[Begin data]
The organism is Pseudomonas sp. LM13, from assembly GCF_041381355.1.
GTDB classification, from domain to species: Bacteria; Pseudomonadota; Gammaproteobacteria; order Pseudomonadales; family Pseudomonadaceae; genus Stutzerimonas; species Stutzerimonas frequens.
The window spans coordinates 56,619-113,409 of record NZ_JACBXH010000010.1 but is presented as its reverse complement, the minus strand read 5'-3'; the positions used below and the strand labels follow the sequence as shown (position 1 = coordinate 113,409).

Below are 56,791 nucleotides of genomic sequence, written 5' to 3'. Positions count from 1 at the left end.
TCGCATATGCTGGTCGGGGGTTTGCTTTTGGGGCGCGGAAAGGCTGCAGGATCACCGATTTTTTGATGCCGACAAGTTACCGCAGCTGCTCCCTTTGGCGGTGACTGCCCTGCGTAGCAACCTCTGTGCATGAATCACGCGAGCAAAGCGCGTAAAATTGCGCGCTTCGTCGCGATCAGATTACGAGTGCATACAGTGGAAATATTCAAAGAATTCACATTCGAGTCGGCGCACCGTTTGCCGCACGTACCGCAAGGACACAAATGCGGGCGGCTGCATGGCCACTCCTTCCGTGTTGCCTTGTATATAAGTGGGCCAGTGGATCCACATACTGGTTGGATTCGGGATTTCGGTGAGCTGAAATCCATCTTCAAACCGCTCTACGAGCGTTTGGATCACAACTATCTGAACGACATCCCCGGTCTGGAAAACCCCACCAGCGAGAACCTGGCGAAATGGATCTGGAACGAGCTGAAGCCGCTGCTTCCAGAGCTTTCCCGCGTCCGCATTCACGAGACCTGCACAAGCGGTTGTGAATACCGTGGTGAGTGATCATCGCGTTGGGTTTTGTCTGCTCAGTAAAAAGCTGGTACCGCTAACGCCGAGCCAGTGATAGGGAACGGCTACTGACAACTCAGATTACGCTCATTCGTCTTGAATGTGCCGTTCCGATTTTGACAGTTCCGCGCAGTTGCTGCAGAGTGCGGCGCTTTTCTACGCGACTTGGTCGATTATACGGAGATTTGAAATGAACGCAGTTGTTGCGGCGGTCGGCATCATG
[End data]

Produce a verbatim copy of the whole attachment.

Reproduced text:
The organism is Pseudomonas sp. LM13, from assembly GCF_041381355.1.
GTDB classification, from domain to species: Bacteria; Pseudomonadota; Gammaproteobacteria; order Pseudomonadales; family Pseudomonadaceae; genus Stutzerimonas; species Stutzerimonas frequens.
The window spans coordinates 56,619-113,409 of record NZ_JACBXH010000010.1 but is presented as its reverse complement, the minus strand read 5'-3'; the positions used below and the strand labels follow the sequence as shown (position 1 = coordinate 113,409).

Below are 56,791 nucleotides of genomic sequence, written 5' to 3'. Positions count from 1 at the left end.
TCGCATATGCTGGTCGGGGGTTTGCTTTTGGGGCGCGGAAAGGCTGCAGGATCACCGATTTTTTGATGCCGACAAGTTACCGCAGCTGCTCCCTTTGGCGGTGACTGCCCTGCGTAGCAACCTCTGTGCATGAATCACGCGAGCAAAGCGCGTAAAATTGCGCGCTTCGTCGCGATCAGATTACGAGTGCATACAGTGGAAATATTCAAAGAATTCACATTCGAGTCGGCGCACCGTTTGCCGCACGTACCGCAAGGACACAAATGCGGGCGGCTGCATGGCCACTCCTTCCGTGTTGCCTTGTATATAAGTGGGCCAGTGGATCCACATACTGGTTGGATTCGGGATTTCGGTGAGCTGAAATCCATCTTCAAACCGCTCTACGAGCGTTTGGATCACAACTATCTGAACGACATCCCCGGTCTGGAAAACCCCACCAGCGAGAACCTGGCGAAATGGATCTGGAACGAGCTGAAGCCGCTGCTTCCAGAGCTTTCCCGCGTCCGCATTCACGAGACCTGCACAAGCGGTTGTGAATACCGTGGTGAGTGATCATCGCGTTGGGTTTTGTCTGCTCAGTAAAAAGCTGGTACCGCTAACGCCGAGCCAGTGATAGGGAACGGCTACTGACAACTCAGATTACGCTCATTCGTCTTGAATGTGCCGTTCCGATTTTGACAGTTCCGCGCAGTTGCTGCAGAGTGCGGCGCTTTTCTACGCGACTTGGTCGATTATACGGAGATTTGAAATGAACGCAGTTGTTGCGGCGGTCGGCATCATG